“Consumers, as patients, carers and potential users of medicines, increasingly want to be involved in the decisions regarding their health. They have the right to access information on clinical trials. Therefore keeping such results confidential boils down to denying this right. We hope our intervention will contribute to make headway towards more open data and serve as a precedent for future cases.

“While waiting for the court ruling, we are concerned about the various delays imposed to the revision of the clinical trials’ legislation. We urge Member States to support the Parliament’s position advocating for more transparent clinical trials results. The ball is now in the European Council’s court. It is time consumers’ concerns were listened to and their safety put on the forefront of negotiations.”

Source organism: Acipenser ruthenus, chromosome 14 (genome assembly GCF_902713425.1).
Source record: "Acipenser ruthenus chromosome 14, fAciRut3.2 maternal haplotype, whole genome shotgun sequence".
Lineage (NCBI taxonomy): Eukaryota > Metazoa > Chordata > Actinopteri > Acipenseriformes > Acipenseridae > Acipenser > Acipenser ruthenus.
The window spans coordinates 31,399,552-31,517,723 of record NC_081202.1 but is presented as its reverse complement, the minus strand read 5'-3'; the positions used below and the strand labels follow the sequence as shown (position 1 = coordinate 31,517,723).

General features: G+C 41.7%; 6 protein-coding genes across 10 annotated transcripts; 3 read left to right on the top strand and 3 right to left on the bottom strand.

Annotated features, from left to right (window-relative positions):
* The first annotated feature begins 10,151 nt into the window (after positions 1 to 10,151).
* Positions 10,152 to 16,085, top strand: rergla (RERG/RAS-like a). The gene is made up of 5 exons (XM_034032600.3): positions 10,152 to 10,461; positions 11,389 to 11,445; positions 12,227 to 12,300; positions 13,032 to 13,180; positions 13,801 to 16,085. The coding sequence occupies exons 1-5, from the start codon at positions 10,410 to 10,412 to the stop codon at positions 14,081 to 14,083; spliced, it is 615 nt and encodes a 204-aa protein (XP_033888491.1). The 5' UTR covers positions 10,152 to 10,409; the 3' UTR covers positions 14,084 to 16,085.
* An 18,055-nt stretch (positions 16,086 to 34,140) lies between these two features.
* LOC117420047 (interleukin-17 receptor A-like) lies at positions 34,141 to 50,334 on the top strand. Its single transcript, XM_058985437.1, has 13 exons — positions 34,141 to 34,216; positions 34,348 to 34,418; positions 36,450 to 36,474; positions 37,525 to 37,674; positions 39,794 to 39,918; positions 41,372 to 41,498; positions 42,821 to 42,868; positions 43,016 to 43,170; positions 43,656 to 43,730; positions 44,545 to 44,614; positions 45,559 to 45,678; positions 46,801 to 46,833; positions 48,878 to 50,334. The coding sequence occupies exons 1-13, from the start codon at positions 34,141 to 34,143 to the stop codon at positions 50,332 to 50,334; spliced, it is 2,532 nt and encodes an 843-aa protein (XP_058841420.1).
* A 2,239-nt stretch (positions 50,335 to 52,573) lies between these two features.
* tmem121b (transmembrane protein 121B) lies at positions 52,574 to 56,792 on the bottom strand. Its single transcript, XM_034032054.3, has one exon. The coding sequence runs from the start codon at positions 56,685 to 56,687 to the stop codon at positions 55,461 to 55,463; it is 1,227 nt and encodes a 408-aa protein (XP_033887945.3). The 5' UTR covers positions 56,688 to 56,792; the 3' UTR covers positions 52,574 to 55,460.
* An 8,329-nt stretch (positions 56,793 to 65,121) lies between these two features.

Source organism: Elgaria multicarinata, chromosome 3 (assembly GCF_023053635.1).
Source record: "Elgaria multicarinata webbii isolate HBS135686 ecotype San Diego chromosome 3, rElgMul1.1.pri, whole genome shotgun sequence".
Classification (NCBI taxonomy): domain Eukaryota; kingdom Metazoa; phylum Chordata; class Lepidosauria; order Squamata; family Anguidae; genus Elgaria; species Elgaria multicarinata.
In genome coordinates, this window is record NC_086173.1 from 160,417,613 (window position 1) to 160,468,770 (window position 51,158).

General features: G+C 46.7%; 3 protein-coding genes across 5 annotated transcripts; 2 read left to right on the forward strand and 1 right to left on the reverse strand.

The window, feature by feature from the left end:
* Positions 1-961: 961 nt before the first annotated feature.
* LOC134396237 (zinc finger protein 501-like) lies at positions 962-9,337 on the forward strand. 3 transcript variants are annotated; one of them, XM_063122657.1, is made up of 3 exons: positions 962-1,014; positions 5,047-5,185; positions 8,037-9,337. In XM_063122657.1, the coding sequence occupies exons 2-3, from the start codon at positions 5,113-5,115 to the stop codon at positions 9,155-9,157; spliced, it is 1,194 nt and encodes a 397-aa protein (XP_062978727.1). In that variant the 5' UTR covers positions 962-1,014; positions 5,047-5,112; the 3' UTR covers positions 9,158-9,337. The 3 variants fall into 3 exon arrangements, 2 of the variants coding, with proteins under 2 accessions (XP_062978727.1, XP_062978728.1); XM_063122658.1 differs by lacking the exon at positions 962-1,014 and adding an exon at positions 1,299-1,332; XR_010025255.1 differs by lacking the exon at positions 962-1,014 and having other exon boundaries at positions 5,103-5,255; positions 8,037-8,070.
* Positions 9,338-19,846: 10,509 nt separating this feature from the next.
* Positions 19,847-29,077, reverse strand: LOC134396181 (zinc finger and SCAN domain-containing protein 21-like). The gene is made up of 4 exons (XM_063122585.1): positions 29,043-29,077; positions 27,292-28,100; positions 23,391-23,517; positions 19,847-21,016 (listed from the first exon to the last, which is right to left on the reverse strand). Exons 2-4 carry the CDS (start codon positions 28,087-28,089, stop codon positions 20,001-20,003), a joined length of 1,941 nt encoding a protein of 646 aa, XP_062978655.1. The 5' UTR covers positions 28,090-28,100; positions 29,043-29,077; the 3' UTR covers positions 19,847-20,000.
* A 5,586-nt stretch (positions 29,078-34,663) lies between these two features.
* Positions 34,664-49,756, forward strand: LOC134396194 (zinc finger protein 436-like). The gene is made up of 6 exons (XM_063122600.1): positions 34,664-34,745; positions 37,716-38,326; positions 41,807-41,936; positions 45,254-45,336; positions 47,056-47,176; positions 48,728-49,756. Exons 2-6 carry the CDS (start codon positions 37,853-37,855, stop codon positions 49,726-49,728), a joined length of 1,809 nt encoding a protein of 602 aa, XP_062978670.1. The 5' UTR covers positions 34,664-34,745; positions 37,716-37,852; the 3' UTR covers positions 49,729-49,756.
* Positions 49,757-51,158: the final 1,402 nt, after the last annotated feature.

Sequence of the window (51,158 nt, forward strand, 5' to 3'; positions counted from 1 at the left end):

Updated webinar on clinical trial transparency running through September

I’ve updated my 60-minute webinar to reflect the latest changes to policy around clinical trial transparency. Running on multiple dates through September, ClinDev subscribers and ICR members can save £20 on the standard delegate rate.

To find out more, and to book your place, visit https://clinicaltrialtransparency.eventbrite.co.uk/